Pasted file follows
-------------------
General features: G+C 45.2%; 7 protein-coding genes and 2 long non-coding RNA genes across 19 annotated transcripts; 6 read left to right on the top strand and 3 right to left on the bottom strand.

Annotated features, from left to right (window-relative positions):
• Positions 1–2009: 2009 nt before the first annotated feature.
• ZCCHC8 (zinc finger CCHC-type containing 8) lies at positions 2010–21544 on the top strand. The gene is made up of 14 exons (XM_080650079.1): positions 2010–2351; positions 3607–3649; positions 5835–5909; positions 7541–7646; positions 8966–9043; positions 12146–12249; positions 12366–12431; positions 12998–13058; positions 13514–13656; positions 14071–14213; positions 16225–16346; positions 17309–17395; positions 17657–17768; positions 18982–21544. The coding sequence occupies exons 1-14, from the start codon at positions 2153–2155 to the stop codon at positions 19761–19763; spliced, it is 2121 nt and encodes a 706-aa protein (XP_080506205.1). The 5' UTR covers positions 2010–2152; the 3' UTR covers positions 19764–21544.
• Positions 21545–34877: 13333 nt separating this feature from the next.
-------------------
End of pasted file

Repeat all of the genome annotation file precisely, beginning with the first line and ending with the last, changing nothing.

General features: G+C 45.2%; 7 protein-coding genes and 2 long non-coding RNA genes across 19 annotated transcripts; 6 read left to right on the top strand and 3 right to left on the bottom strand.

Annotated features, from left to right (window-relative positions):
• Positions 1–2009: 2009 nt before the first annotated feature.
• ZCCHC8 (zinc finger CCHC-type containing 8) lies at positions 2010–21544 on the top strand. The gene is made up of 14 exons (XM_080650079.1): positions 2010–2351; positions 3607–3649; positions 5835–5909; positions 7541–7646; positions 8966–9043; positions 12146–12249; positions 12366–12431; positions 12998–13058; positions 13514–13656; positions 14071–14213; positions 16225–16346; positions 17309–17395; positions 17657–17768; positions 18982–21544. The coding sequence occupies exons 1-14, from the start codon at positions 2153–2155 to the stop codon at positions 19761–19763; spliced, it is 2121 nt and encodes a 706-aa protein (XP_080506205.1). The 5' UTR covers positions 2010–2152; the 3' UTR covers positions 19764–21544.
• Positions 21545–34877: 13333 nt separating this feature from the next.